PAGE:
‘We had a lot of customers at Euroblech look at it [the cut surface], and quite a few comments were: “This is finally the machine that can replace my 4kW CO2”. That seemed to be a common theme; it’s particularly for people that want higher-quality cutting,’ Wood said.

The machine is also able to minimise dross underneath the cut, which reduces secondary processing. ‘If we can cut aluminium and stainless steel and it’s free from dross underneath, that can save a significant amount of overall production time,’ Wood added.

For thin plate cutting dross is reasonably easy to avoid, but for thick plate cutting dross is always an issue, according to Wetzig at Fraunhofer IWS. ‘If you can avoid dross, you can avoid expensive post processing,’ he said.

The Ventis fibre laser engine is a 4kW single-diode module. The engineers at Amada developed the 4kW diode module specifically for the Ventis to avoid losing beam quality when combining multiple diode modules. The high beam quality maximises the effect of the LBC technology on cutting.

Amada's Ventis machine was first shown at Euroblech 2018: the official launch was in May in Japan.

Wood explained that for the mid-thickness range – 4mm to 10mm – the Ventis would give an option to cut at high speed, or cut slightly slower but at higher quality. Moving to 12mm and 15mm stainless steel, however, the cut speed and the quality converge. Amada’s 12mm stainless steel test sample, which showed greater than 50 per cent improvement in cut quality, was also processed at 150 per cent of the standard 4kW cutting speed. In addition, the dross was reduced by 85 per cent on that sample, compared to a standard 4kW solid-state laser, according to the company. 

Gas powered

Higher laser power is good for the feed rate and for cutting quality, but the downside is that higher power lasers need more electricity to run; they require more cooling capacity, and the engineers have to take care of the optics. ‘Cutting uses transmissive optics and it’s not easy to keep the optics clean over time. It’s easy to buy a high-power laser and hook it up to the machine, but you have to have a processing head that is able to withstand the power over a long time without a lot of maintenance,’ explained Wetzig.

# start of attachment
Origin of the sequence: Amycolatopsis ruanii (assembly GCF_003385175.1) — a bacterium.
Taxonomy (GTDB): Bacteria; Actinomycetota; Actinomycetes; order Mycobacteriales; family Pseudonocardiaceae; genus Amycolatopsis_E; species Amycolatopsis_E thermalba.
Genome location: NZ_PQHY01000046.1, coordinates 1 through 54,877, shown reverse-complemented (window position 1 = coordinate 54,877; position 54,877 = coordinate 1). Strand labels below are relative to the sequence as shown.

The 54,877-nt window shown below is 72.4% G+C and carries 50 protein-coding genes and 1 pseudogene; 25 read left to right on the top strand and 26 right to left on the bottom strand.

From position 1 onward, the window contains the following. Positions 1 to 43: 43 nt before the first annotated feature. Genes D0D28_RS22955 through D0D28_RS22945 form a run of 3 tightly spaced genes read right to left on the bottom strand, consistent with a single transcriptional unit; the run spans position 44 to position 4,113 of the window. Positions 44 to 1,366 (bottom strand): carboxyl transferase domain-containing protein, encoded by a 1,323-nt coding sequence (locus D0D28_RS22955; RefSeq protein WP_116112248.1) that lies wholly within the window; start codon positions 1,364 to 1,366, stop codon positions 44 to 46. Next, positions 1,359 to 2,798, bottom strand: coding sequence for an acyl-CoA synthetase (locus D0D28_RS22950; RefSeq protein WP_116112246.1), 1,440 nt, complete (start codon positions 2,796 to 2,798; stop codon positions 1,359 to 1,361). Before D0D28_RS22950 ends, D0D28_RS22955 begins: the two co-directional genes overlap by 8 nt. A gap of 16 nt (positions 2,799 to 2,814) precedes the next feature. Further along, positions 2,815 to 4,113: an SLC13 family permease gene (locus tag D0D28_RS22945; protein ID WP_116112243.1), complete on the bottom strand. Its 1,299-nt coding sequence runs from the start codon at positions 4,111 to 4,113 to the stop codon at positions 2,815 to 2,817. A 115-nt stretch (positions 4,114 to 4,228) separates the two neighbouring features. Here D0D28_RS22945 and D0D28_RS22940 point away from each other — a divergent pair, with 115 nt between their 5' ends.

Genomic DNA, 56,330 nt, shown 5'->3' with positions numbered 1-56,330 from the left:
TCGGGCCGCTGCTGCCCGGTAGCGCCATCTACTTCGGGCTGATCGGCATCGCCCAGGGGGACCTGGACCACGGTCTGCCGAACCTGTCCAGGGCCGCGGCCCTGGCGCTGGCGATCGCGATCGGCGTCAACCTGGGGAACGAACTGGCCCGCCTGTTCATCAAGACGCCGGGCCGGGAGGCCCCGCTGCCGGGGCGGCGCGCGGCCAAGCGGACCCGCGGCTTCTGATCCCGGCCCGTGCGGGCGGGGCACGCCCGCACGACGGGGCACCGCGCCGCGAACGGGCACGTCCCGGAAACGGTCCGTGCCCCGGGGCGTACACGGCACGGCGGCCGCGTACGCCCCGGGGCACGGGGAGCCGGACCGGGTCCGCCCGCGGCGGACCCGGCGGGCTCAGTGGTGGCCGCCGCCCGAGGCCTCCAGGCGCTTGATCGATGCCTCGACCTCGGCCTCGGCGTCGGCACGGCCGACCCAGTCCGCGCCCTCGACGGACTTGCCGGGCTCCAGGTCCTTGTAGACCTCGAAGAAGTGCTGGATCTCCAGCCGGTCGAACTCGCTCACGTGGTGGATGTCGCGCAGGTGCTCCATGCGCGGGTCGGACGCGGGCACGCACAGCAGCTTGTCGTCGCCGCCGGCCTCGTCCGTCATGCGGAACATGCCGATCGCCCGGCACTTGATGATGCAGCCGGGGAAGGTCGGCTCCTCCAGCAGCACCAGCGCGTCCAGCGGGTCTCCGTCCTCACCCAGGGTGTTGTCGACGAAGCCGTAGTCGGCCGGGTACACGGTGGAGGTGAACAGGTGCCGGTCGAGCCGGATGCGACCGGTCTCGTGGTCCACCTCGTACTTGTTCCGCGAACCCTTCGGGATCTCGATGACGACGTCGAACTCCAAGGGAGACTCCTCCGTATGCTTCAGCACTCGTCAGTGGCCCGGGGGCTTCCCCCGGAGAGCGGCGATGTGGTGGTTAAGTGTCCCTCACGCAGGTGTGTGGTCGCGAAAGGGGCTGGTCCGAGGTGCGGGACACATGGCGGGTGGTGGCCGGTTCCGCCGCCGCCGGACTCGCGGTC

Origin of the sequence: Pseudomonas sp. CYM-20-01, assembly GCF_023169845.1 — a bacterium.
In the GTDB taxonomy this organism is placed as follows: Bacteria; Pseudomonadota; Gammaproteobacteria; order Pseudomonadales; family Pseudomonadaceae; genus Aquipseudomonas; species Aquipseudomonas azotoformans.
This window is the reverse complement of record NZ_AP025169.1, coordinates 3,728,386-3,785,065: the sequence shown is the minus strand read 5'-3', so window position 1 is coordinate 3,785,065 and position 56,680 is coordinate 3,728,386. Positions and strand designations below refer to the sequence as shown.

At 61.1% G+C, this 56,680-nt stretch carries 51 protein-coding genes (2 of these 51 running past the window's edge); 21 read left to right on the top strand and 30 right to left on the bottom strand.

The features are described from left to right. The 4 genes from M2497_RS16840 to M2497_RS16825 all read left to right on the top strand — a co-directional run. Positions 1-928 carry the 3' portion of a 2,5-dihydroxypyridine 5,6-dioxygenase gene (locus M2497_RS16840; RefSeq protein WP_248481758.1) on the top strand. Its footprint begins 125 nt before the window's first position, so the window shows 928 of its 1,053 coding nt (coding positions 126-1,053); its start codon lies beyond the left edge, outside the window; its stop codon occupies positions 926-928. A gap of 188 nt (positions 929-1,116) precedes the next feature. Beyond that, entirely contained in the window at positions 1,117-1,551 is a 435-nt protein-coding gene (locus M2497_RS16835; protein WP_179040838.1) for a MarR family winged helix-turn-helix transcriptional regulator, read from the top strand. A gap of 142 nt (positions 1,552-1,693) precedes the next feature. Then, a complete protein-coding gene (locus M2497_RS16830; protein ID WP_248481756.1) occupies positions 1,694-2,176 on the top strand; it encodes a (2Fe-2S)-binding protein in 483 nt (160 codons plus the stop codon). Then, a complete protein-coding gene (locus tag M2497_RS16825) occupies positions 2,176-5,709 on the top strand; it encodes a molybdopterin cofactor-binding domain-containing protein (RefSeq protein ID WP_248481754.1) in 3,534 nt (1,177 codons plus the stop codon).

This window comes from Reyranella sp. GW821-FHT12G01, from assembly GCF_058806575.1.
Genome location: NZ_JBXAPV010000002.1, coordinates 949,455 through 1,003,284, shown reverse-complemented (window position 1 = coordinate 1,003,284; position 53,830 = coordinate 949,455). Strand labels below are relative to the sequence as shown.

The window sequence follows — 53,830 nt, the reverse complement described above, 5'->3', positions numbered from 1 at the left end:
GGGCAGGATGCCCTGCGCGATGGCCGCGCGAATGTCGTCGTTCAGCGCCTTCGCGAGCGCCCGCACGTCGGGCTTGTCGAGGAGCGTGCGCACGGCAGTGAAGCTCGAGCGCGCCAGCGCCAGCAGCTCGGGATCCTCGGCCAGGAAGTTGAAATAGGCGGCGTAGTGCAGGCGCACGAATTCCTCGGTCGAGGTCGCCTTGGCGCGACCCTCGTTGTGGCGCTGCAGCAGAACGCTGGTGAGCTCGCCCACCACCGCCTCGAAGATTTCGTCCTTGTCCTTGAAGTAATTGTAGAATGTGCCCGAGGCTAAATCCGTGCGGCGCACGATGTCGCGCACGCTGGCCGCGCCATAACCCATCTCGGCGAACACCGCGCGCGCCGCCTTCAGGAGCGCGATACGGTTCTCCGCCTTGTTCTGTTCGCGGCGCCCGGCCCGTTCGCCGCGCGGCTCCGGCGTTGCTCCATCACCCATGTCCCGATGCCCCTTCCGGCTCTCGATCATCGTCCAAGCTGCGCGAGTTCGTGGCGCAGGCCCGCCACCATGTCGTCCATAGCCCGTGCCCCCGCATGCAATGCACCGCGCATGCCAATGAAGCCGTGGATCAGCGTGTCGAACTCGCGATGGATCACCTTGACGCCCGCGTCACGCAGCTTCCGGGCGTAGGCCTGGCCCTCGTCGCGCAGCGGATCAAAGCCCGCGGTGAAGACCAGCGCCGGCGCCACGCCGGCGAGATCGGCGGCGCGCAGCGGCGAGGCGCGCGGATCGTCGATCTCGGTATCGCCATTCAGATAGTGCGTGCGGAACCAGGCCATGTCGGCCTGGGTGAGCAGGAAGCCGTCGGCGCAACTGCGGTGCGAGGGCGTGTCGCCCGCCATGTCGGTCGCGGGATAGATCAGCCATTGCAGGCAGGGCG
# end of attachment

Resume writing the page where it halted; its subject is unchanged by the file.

Focus shift in the laser beam is one thing that can lead to lower power density on the workpiece. It is caused by thermal effects on the laser’s optical components, and is something the German cutting machine supplier Messer Cutting Systems looked to minimise in its laser cutting machines with a software algorithm it developed using measurements from Ophir’s BeamWatch beam profiling device. BeamWatch is a non-contact device that measures Rayleigh radiation scattered from the beam to calculate the beam profile. The profiler can take measurements at video frame rates, which makes it possible to see any shift in focus.

The benefit of the abundance of laser power is that laser oxygen cutting, which is used to cut thick mild steel, is now being replaced by laser fusion cutting using nitrogen as an assist gas. Nitrogen is used to eject the molten material. In the past laser power was expensive, so the addition of oxygen was used alongside a lower power beam to create enough heat to make the cut. ‘Nowadays, because there is enough laser power available, even mild steel at thicknesses of 15mm can be cut by a fusion process using a 10kW laser, or higher power,’ Wetzig said.

Oxygen cutting is still used for very thick material of 50mm. But, compared to oxygen cutting, fusion cutting with nitrogen is faster and the cut edge has a better quality – it avoids oxidation of the cut edge.

One big challenge for laser cutting is gas consumption; nitrogen is delivered at a pressure of up to 20 bar in fusion cutting. ‘Gas consumption could account for up to 10 per cent of the running cost of the machine. It’s really significant,’ Wetzig said. ‘One goal for laser cutting machine manufacturers is to reduce the gas consumption, because you reduce costs.’